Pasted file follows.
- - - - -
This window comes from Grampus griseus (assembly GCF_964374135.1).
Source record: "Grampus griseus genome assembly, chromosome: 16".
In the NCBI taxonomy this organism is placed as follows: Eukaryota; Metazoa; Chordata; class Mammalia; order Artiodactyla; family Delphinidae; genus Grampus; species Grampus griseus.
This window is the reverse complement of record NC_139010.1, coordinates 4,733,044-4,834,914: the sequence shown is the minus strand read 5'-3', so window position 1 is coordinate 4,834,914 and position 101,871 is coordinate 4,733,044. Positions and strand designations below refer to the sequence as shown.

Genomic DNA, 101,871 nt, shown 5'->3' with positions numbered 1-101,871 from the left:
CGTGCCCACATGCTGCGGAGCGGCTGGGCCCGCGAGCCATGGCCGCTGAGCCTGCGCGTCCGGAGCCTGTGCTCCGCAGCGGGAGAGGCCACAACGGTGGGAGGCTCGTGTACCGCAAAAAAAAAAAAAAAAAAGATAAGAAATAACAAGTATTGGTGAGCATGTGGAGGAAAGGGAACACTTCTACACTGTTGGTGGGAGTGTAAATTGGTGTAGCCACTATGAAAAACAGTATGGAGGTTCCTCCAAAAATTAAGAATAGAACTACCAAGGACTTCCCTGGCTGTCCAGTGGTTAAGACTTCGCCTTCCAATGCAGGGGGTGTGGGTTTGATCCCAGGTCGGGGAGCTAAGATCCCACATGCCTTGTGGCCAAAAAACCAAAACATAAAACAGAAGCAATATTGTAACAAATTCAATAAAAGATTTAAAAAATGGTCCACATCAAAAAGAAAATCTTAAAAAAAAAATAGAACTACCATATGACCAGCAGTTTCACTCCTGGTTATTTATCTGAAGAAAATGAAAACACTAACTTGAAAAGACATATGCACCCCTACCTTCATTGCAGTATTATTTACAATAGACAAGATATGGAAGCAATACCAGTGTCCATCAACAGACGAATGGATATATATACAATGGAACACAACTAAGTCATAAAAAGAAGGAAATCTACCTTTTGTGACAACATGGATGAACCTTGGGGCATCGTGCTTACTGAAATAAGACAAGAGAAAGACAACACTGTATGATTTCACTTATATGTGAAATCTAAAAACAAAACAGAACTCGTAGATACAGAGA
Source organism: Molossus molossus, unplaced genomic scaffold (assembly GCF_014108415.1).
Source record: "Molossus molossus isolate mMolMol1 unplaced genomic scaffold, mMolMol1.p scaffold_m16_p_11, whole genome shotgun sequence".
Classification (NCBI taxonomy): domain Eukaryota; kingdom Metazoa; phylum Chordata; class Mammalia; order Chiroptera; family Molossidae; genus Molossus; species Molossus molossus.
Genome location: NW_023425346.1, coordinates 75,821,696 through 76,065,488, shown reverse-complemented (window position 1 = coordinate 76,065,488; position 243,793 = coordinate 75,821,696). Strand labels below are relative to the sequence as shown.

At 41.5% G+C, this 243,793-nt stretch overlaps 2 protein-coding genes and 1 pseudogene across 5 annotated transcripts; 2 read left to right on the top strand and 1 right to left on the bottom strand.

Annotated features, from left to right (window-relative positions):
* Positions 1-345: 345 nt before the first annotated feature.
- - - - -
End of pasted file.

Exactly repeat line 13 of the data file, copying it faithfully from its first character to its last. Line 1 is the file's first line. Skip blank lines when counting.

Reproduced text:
* Positions 1-345: 345 nt before the first annotated feature.